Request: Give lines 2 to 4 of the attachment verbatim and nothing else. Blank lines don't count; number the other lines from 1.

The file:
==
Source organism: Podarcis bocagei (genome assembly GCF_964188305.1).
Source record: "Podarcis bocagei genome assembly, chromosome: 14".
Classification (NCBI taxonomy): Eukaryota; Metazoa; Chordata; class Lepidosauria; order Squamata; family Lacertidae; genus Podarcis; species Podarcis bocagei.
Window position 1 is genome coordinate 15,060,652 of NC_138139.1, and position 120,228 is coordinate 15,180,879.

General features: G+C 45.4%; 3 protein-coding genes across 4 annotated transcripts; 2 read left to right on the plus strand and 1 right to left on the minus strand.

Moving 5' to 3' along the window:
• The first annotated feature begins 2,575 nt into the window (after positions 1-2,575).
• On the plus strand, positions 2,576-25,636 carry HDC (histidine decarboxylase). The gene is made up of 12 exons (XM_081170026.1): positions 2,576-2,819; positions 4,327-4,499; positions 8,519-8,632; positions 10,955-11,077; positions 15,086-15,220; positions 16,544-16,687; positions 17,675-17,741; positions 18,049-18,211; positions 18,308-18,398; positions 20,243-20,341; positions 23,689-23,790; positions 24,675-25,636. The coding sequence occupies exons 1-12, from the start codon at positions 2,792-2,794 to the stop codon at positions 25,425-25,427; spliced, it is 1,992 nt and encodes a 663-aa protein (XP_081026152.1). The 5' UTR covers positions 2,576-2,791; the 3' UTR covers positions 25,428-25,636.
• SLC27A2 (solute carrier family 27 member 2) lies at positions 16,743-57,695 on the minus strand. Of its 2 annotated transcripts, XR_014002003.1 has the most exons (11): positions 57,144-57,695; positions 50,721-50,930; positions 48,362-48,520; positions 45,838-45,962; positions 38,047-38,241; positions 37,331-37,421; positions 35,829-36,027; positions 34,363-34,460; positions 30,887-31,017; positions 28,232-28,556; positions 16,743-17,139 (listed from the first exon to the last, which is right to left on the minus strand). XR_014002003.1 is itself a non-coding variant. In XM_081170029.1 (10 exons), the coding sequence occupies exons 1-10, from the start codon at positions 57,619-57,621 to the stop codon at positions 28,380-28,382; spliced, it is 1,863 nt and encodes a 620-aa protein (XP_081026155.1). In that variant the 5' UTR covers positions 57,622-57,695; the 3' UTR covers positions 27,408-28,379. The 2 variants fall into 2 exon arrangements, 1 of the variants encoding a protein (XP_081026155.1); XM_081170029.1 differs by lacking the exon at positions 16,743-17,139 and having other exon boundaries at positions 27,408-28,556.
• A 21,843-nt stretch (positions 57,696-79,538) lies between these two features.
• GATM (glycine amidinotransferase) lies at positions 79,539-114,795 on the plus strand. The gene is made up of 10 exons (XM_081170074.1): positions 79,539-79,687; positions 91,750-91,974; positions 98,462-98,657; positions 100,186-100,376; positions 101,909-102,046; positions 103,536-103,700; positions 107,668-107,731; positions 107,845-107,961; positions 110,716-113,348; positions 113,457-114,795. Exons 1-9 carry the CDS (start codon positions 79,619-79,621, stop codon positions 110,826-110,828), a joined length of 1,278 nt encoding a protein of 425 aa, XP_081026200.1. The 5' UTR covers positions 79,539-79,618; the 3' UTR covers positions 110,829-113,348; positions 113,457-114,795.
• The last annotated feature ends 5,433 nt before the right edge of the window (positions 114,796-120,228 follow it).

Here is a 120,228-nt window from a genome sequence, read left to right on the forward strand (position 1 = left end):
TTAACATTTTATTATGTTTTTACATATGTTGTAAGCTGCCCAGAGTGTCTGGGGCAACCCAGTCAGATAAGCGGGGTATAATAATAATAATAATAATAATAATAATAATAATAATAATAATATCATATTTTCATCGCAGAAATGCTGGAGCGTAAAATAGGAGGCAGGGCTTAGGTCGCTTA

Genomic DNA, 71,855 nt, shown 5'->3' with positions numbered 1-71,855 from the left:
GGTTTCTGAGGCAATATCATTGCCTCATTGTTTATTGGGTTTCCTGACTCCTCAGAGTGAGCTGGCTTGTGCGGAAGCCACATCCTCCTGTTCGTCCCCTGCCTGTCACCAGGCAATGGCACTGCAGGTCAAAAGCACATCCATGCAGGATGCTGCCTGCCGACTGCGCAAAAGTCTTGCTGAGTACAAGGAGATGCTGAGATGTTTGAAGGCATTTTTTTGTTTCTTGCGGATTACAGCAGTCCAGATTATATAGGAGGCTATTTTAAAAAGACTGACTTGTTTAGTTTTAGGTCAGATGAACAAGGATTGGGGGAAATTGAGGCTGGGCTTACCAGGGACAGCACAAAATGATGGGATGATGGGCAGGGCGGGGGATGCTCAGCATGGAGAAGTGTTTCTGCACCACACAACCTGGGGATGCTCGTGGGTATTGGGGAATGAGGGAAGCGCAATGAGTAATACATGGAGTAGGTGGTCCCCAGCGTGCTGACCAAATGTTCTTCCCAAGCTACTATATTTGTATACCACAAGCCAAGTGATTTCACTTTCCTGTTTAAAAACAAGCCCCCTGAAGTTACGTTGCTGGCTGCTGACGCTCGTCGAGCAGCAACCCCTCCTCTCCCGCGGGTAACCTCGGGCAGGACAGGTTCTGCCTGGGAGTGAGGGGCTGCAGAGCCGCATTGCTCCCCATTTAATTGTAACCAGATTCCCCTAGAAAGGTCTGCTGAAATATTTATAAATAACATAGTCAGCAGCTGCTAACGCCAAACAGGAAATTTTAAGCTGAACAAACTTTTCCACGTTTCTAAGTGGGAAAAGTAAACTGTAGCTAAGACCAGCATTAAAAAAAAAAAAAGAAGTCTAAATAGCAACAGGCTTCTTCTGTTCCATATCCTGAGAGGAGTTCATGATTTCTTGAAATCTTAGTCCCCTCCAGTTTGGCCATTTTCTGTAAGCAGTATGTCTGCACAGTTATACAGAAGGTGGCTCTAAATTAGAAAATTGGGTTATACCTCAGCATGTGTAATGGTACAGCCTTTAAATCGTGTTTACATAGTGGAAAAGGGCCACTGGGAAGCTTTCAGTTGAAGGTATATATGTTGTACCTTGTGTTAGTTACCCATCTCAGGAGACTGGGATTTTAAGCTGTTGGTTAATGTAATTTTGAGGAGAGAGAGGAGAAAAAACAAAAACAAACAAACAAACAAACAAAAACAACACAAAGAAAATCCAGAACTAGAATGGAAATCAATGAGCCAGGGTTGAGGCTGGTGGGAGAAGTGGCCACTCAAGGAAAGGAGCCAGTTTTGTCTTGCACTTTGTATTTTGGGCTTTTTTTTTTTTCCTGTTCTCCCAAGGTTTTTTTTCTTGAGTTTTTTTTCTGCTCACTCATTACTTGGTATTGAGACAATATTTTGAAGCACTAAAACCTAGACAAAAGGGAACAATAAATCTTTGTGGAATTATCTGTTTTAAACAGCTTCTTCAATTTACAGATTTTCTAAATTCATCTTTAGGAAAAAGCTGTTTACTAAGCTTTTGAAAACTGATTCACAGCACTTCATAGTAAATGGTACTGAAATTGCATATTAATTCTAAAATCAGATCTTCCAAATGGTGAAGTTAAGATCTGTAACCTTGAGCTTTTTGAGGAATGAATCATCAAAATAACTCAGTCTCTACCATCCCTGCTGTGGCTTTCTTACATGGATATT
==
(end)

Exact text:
Source record: "Podarcis bocagei genome assembly, chromosome: 14".
Classification (NCBI taxonomy): Eukaryota; Metazoa; Chordata; class Lepidosauria; order Squamata; family Lacertidae; genus Podarcis; species Podarcis bocagei.
Window position 1 is genome coordinate 15,060,652 of NC_138139.1, and position 120,228 is coordinate 15,180,879.